First Cannes TV festival named 'Cannes Series'
Grand jury for competitive event to comprise five international personalities.
Cannes mayor David Lisnard revealed on Monday details of the international TV festival he is spearheading.
The event, which it was previously announced has been earmarked for April 2018 and will run alongside MIPTV, will be called Cannes Series.
“We’re taking the same model as the film festival,” Lisnard told a press conference in the Palais des Festivals on the first day of MIPTV.
The inaugural edition will include an international competition revolving around an official selection of 10 unreleased series spanning all genres, lengths and screening devices, as well as a larger programme of some 200 screenings throughout the town aimed at the public.
There will be a grand jury composed of five international personalities known for their “artistic sensitivity”.
Lisnard stressed that the eventual artistic director and selection committee – both of which are yet to appointed – would operate autonomously like the film festival.
The mayor was joined on stage by the festival’s new president, former minister of culture Fleur Pellerin, recently appointed managing director and former TF1 executive Benoît Louvet, as well as Paul Zilk, CEO of MIPTV organiser Reed Midem, and Maxine Saada, CEO of the Canal Plus Group. The latter two are partnering on the event.
“There will be an association that will run the artistic, cultural, creative side and then there will be the market, which will be run by the historic organiser of the TV market here in Cannes, Reed Midem,” Lisnard said.
Aside from the competition and programme of public screenings, there will be festivities, a writers’ residency and a co-production forum.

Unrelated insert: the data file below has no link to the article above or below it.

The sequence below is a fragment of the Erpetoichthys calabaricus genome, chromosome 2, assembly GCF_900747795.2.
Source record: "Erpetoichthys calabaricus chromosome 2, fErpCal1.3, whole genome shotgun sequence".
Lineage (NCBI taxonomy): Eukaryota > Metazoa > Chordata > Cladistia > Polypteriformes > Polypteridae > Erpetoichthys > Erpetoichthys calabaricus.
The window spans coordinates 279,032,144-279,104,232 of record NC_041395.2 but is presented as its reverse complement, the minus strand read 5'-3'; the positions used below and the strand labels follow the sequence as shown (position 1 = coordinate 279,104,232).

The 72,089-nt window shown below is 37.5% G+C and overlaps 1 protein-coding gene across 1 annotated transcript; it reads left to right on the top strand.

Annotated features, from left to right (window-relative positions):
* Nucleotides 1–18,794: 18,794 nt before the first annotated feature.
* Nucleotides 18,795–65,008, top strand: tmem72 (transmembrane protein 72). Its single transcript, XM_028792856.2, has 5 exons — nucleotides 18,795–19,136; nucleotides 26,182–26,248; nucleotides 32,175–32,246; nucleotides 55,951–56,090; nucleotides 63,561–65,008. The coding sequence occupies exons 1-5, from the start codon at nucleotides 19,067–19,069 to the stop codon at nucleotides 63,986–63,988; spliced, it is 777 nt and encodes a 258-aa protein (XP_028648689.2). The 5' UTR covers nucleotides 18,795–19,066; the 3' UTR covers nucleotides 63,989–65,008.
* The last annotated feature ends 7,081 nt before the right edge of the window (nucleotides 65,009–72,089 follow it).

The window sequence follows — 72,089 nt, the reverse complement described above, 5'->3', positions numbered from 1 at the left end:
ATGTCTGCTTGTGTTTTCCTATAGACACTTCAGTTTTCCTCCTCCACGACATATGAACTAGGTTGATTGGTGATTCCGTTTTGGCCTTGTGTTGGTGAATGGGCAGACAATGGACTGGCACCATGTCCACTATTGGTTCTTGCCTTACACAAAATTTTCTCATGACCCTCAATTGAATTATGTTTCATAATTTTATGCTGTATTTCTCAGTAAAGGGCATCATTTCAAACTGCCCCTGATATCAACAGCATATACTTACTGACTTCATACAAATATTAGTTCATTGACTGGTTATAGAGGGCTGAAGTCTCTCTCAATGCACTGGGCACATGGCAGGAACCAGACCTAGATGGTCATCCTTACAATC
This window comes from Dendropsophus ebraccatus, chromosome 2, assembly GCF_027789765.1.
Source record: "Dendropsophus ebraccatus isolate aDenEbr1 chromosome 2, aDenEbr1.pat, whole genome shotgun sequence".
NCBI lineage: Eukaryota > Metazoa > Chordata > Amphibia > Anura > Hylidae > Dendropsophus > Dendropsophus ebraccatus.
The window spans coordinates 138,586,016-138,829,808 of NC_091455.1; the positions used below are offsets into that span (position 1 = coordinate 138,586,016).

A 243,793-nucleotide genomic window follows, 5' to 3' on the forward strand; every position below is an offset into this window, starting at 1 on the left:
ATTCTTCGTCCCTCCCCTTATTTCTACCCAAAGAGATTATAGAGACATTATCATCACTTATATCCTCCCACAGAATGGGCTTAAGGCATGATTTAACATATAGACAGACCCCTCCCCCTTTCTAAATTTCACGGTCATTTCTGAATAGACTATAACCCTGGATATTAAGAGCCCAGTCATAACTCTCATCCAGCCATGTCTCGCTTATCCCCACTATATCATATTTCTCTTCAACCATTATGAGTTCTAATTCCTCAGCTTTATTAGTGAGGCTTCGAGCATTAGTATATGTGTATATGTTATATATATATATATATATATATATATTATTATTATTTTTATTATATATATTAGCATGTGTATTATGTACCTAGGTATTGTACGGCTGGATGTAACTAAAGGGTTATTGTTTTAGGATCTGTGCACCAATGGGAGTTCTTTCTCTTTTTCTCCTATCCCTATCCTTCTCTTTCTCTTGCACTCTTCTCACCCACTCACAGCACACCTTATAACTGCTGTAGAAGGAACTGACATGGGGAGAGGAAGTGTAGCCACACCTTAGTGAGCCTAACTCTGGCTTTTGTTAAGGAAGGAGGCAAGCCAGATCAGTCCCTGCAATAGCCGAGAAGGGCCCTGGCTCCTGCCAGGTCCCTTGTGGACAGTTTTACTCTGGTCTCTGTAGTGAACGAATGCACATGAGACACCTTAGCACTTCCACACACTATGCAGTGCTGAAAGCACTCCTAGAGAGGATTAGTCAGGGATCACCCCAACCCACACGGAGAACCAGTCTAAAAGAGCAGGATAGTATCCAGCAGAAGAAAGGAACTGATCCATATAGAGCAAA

The inaugural festival will take place over the course of a week at the same time as MIPTV 2018, which will continue to run as before.
Monday’s press conference took place less than two weeks after the French Ministry Of Culture announced it had chosen the northern city of Lille as the host city for a state-backed TV festival.
Cannes also put in a bid for the mandate at the end of 2016 but was eliminated from the first round alongside Bordeaux and Nice. Lille and Paris made it to the final round.
Lisnard made it clear that the town had no intention of abandoning its TV festival plans in the face of the government snub.
He said the creation of a TV festival had been one of his election pledges when he ran for mayor in 2014 and he was determined to uphold it.
The festival was also a plank in his broader strategy to make the town a hub for creative industries, interconnected with other audiovisual and shooting hubs in the region such as Nice and Marseille.
Lisnard said the projects committee for the new festival had budgeted the first edition at around €4m to cover bringing in talent, the festivities and public screenings programme. In the absence of state backing, he was instead seeking funding from the region as well as private sponsors.
He said the existence already of MIPTV meant that the costs would not be the same as starting a festival and market from scratch.
Reed Midem’s Zilk said the creation of a TV festival in Cannes made perfect sense given the town’s long association with the international TV business stretching back 52 years thanks to MIPTV.
“The television business has been part of Cannes for five decades,” Zilk said. “It’s the right step, at the right time and in the right place to launch Cannes Series.”